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Nanomaker's Toolkit

Scientists harness charge, magnetism and even DNA to guide matter’s assembly into new materials

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1:09pm, May 22, 2009
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When assembling a jigsaw puzzle, just shaking up the box and dumping the pieces in a pile probably isn’t the best strategy. The pieces won’t fit themselves together by chance. But in the nanoworld, this approach could prove surprisingly fruitful.

It might take the fun out of doing the puzzle, but scientists are now figuring out how to make the pieces move, on their own, into the desired positions for creating new materials. In this case, the puzzle pieces are nanoparticles, tiny collections of atoms smaller than one ten-thousandth of a millimeter across. Properly guided, these particles could assemble into materials useful as conductors or catalysts, with the potential for making smaller computer circuits, better biosensors and more efficient solar panels.

Because nanoparticles are small, a large proportion of their atoms are near the particle’s surface. Having fewer neighbors, those relatively  unconfined atoms can link in unusual ways,  giving materials made of nanoparticles novel properties.

But the same characteristic that makes nanostructures useful —size — also makes working with them no small task. Engineering on the nanoscale is like building a ship in a bottle while wearing mittens.

It would be far cheaper and easier, researchers agree, if nanoparticles could just arrange themselves into nanomaterials —like dropping the pieces of the ship into the bottle and then sitting back to watch the ship build itself. What scientists are working on now is finding the right chemistry — creating just the right conditions so that natural properties such as charge or magnetism direct the pieces of the ship to come together just so, with the mast above the deck and never below or to the side.

This idea, called self-assembly, isn’t exactly new. Examples range from the simple separation of oil and vinegar in a bottle of salad dressing to the complex movements of proteins and enzymes — themselves nanosized — reacting in living cells. Scientists have long been inspired by these naturally self-assembling systems. But designing self-assembling systems in the lab, with nanoparticles, presents its own scale of difficulty. And making self-assembled nanomaterials grow large enough to actually be useful is even more challenging.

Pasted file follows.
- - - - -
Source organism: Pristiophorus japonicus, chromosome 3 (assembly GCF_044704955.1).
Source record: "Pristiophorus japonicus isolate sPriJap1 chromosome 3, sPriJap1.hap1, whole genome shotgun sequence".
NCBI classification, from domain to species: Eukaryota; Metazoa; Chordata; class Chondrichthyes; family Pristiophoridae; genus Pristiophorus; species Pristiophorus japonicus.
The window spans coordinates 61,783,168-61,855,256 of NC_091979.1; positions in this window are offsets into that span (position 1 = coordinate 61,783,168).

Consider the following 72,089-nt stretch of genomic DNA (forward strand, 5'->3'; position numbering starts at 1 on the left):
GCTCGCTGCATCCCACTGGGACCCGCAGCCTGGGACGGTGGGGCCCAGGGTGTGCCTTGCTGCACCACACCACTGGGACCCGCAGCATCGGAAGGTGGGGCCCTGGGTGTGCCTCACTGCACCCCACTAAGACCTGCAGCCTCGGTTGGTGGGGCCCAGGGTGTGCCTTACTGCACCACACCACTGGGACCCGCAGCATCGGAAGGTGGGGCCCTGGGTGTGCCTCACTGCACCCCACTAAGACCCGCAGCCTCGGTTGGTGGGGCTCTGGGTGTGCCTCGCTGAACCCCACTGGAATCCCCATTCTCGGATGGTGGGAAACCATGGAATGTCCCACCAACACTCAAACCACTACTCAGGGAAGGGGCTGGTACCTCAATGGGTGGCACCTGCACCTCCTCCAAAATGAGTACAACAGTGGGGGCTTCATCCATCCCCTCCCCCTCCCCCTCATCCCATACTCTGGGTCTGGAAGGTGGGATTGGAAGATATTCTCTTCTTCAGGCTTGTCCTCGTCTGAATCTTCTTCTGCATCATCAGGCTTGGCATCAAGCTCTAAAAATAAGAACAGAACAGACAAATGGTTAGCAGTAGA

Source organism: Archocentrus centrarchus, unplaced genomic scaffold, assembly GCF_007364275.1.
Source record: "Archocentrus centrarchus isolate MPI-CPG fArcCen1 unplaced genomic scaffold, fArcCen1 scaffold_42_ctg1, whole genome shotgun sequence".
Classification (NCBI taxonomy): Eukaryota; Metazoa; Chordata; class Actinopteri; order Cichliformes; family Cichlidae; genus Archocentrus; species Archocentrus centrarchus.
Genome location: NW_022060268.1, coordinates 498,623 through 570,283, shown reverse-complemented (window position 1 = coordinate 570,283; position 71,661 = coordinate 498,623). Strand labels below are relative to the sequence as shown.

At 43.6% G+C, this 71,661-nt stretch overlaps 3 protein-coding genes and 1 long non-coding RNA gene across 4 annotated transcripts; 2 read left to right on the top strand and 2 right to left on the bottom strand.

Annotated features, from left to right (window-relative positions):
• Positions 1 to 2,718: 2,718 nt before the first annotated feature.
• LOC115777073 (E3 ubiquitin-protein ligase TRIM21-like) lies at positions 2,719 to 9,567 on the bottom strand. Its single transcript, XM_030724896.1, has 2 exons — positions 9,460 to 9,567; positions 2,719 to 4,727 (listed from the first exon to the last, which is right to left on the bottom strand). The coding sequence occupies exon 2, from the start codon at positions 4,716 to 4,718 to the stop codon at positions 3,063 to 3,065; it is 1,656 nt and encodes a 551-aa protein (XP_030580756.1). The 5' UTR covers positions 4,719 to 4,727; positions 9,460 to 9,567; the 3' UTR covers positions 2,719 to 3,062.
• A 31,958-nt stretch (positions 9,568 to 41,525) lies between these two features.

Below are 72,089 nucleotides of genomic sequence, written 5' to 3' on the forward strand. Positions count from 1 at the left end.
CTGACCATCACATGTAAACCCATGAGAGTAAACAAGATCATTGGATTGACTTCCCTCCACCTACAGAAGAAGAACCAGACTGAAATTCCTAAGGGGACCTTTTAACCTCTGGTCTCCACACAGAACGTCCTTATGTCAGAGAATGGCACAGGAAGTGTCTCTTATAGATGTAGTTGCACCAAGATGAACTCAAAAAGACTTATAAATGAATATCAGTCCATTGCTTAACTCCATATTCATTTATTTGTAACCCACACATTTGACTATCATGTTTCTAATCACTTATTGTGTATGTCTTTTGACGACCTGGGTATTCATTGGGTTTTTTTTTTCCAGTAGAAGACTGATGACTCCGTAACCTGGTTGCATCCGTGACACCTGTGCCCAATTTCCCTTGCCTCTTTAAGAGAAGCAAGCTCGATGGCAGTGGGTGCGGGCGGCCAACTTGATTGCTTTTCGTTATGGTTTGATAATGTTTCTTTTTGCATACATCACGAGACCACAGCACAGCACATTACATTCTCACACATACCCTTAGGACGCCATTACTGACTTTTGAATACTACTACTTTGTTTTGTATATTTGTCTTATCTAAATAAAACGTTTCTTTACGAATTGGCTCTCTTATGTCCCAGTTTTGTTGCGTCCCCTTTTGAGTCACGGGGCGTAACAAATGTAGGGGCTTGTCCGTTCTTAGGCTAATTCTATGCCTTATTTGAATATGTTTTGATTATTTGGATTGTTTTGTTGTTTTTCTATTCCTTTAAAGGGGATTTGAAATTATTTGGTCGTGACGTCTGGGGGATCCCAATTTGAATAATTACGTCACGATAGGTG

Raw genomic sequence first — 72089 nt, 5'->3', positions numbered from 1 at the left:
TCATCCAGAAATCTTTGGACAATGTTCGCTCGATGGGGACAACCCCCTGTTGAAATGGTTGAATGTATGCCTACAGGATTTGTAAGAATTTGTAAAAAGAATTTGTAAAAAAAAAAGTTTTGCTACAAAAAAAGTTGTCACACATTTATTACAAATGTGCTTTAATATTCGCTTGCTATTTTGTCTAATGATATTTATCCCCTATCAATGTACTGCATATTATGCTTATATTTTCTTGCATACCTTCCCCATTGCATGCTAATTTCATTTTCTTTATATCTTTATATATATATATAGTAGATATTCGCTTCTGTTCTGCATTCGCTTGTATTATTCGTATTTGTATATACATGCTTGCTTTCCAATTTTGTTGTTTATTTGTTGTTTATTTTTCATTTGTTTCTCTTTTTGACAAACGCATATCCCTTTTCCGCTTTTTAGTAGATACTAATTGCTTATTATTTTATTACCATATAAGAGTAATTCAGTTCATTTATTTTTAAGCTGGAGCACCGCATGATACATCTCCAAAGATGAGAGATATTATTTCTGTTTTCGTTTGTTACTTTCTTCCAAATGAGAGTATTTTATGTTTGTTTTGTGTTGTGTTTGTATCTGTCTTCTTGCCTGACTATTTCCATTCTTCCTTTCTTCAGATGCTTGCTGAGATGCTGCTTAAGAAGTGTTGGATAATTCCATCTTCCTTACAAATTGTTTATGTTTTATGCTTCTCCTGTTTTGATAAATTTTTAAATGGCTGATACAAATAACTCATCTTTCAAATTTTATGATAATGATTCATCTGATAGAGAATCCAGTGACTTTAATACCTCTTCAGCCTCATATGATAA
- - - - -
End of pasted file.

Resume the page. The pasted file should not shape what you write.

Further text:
Previous work on self-assembly set nanoparticles organizing according to size, shape and charge. But the outcomes were not as specific as desired. “It’s like trying to build a house by randomly throwing bricks together,” says physicist Alexei Tkachenko of the University of Michigan in Ann Arbor. “You get a crude version of a house, but it doesn’t look very pretty.”

Using different techniques, independent groups of scientists have recently figured out better ways to make the nanoparticles go where they are supposed to go. One group of researchers uses magnetic forces to position particles. Another has figured out how to use DNA to herd nanoparticles into exact conformations. And others can make nanoparticles spread themselves into a thin layer over a surface, changing the properties of the material beneath.

Charged to get together


Before self-assembly, scientists used other tricks for making nanoscale impressions. But the tricks have limits.

One technique for making something in the nanoscale is to shrink photolithography, where light serves as a tool for etching intricate circuits onto the tiniest computer chips. A lens focuses ultraviolet light through a stencil to create a pattern on a light-reactive material. This patterned material then stamps its pattern onto a silicon film.

The technique works well — but just setting up to form one specific structure is expensive. And the technique imprints only the surface of the material, making 2-D nanostructures but not 3-D ones such as those required for solar panels.

While still in its early days, the technology of self-assembling systems of nanoparticles is close to building useful, complex, even 3-D materials, researchers believe. “We have some challenges to overcome,” says physicist Oleg Gang of the Center for Functional Nanomaterials at the Brookhaven National Laboratory in Upton, N.Y. But “we have the potential to make complicated systems just by mixing up some components.”

Some scientists are using nature’s self-assembling systems as models for designing their own. “We’re trying to mimic nature, where everything is self-organized,” Gang explains.

For physicist Elena Shevchenko of Argonne National Laboratory in Illinois, inspiration comes from the structure of opal gemstones. Opals are a naturally occurring nanomaterial, made up of silica nanoparticles that self-assemble into a crystal structure.  Shevchenko and her colleagues aimed to build, or “grow,” similar crystals from nanoparticles of various materials in the lab.

“Nanoparticles are not identical or uniform in size and shape,” says bioengineer John Crocker of the University of Pennsylvania in Philadelphia. “We can take for granted that atoms will crystallize in a certain way. But we don’t fully understand how nanoparticles will act in a certain liquid and how they will sit together.”

Shevchenko and her colleagues figured out that when certain types of nanoparticles are suspended in liquid, natural electric charges among the particles make them assemble into crystal structures. The scientists figured out how to combine not just one type of nanoparticle but two different types to form the opal-like structures, called binary superlattices. The sizes and concentrations of the nanoparticles determined how they packed together to form crystals.

Evaporating the liquid stabilized the structure, the researchers reported in Nature in 2006, when Shevchenko was with Columbia University and IBM. The choice of particles and liquid steered the self-assembly.